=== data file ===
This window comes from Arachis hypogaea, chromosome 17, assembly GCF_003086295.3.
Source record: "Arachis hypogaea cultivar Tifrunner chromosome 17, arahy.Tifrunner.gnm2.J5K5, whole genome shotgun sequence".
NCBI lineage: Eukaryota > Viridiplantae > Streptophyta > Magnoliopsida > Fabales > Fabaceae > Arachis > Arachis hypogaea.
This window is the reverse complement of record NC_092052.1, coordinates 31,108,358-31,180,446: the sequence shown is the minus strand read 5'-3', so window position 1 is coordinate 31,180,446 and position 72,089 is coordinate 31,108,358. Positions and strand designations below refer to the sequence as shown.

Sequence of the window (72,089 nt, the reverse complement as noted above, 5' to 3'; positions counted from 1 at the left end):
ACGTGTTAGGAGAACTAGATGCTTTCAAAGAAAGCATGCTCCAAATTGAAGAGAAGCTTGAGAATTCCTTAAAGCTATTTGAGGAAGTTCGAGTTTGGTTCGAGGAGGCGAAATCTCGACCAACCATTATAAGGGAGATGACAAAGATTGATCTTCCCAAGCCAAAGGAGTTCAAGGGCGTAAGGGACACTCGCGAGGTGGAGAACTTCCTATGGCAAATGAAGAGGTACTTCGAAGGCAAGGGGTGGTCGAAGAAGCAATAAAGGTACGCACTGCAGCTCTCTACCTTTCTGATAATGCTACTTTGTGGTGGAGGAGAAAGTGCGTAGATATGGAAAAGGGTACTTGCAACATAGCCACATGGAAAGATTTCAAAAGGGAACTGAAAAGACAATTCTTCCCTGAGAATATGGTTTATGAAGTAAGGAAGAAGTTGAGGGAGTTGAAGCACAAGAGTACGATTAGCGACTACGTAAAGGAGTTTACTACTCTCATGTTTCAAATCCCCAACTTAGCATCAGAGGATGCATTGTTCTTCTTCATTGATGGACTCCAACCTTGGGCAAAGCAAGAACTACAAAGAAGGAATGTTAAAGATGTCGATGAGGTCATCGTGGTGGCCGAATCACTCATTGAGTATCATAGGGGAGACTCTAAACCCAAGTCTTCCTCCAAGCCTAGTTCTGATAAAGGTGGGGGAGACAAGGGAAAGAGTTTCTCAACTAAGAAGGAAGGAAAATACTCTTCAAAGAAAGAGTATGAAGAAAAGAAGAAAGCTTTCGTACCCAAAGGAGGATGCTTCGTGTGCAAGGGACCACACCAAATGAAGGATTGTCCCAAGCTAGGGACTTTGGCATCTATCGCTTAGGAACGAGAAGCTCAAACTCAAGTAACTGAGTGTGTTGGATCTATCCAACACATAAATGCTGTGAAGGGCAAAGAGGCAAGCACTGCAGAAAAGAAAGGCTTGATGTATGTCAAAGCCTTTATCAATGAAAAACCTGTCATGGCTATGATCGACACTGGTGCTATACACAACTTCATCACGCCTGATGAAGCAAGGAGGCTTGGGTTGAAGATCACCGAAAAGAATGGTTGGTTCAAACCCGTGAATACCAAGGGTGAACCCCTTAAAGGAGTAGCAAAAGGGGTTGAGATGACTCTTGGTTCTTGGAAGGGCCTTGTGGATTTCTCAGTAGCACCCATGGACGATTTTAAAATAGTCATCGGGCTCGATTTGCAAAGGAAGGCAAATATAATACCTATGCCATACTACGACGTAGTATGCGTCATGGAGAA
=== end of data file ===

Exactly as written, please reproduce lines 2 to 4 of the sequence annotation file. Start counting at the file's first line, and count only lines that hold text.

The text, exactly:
Source record: "Arachis hypogaea cultivar Tifrunner chromosome 17, arahy.Tifrunner.gnm2.J5K5, whole genome shotgun sequence".
NCBI lineage: Eukaryota > Viridiplantae > Streptophyta > Magnoliopsida > Fabales > Fabaceae > Arachis > Arachis hypogaea.
This window is the reverse complement of record NC_092052.1, coordinates 31,108,358-31,180,446: the sequence shown is the minus strand read 5'-3', so window position 1 is coordinate 31,180,446 and position 72,089 is coordinate 31,108,358. Positions and strand designations below refer to the sequence as shown.